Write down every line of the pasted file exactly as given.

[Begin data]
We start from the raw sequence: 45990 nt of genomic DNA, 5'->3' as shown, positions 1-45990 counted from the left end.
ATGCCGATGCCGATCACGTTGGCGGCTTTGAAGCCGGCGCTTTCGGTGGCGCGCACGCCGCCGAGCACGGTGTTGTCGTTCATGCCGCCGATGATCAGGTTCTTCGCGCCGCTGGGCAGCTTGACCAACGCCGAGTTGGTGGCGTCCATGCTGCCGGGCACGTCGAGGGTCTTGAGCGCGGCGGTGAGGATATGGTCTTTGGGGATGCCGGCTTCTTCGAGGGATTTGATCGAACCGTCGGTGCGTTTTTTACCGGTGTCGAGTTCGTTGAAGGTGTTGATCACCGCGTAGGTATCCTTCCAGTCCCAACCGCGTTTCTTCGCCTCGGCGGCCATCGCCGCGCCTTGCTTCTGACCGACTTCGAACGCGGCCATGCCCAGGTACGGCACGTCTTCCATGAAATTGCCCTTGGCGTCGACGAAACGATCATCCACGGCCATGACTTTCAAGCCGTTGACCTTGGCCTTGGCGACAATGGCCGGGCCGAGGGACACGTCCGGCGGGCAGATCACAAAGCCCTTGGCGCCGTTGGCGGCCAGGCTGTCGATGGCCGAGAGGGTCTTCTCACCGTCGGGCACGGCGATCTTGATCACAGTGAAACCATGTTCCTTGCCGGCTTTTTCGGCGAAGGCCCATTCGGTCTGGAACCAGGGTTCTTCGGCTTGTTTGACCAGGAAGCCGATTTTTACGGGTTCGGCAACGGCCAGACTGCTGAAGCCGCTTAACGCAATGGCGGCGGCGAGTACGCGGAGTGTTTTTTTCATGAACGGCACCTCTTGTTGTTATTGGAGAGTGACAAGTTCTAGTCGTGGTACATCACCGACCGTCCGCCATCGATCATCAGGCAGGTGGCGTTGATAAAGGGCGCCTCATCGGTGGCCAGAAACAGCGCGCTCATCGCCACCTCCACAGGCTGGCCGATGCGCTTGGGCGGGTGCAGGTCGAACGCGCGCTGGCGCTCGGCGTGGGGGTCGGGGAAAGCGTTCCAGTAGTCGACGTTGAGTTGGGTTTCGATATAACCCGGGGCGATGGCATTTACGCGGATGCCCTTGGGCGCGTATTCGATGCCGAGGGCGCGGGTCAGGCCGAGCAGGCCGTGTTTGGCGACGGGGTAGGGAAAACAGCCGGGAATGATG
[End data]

We start from the raw sequence: 45990 nt of genomic DNA, 5'->3' as shown, positions 1-45990 counted from the left end.
ATGCCGATGCCGATCACGTTGGCGGCTTTGAAGCCGGCGCTTTCGGTGGCGCGCACGCCGCCGAGCACGGTGTTGTCGTTCATGCCGCCGATGATCAGGTTCTTCGCGCCGCTGGGCAGCTTGACCAACGCCGAGTTGGTGGCGTCCATGCTGCCGGGCACGTCGAGGGTCTTGAGCGCGGCGGTGAGGATATGGTCTTTGGGGATGCCGGCTTCTTCGAGGGATTTGATCGAACCGTCGGTGCGTTTTTTACCGGTGTCGAGTTCGTTGAAGGTGTTGATCACCGCGTAGGTATCCTTCCAGTCCCAACCGCGTTTCTTCGCCTCGGCGGCCATCGCCGCGCCTTGCTTCTGACCGACTTCGAACGCGGCCATGCCCAGGTACGGCACGTCTTCCATGAAATTGCCCTTGGCGTCGACGAAACGATCATCCACGGCCATGACTTTCAAGCCGTTGACCTTGGCCTTGGCGACAATGGCCGGGCCGAGGGACACGTCCGGCGGGCAGATCACAAAGCCCTTGGCGCCGTTGGCGGCCAGGCTGTCGATGGCCGAGAGGGTCTTCTCACCGTCGGGCACGGCGATCTTGATCACAGTGAAACCATGTTCCTTGCCGGCTTTTTCGGCGAAGGCCCATTCGGTCTGGAACCAGGGTTCTTCGGCTTGTTTGACCAGGAAGCCGATTTTTACGGGTTCGGCAACGGCCAGACTGCTGAAGCCGCTTAACGCAATGGCGGCGGCGAGTACGCGGAGTGTTTTTTTCATGAACGGCACCTCTTGTTGTTATTGGAGAGTGACAAGTTCTAGTCGTGGTACATCACCGACCGTCCGCCATCGATCATCAGGCAGGTGGCGTTGATAAAGGGCGCCTCATCGGTGGCCAGAAACAGCGCGCTCATCGCCACCTCCACAGGCTGGCCGATGCGCTTGGGCGGGTGCAGGTCGAACGCGCGCTGGCGCTCGGCGTGGGGGTCGGGGAAAGCGTTCCAGTAGTCGACGTTGAGTTGGGTTTCGATATAACCCGGGGCGATGGCATTTACGCGGATGCCCTTGGGCGCGTATTCGATGCCGAGGGCGCGGGTCAGGCCGAGCAGGCCGTGTTTGGCGACGGGGTAGGGAAAACAGCCGGGAATGATG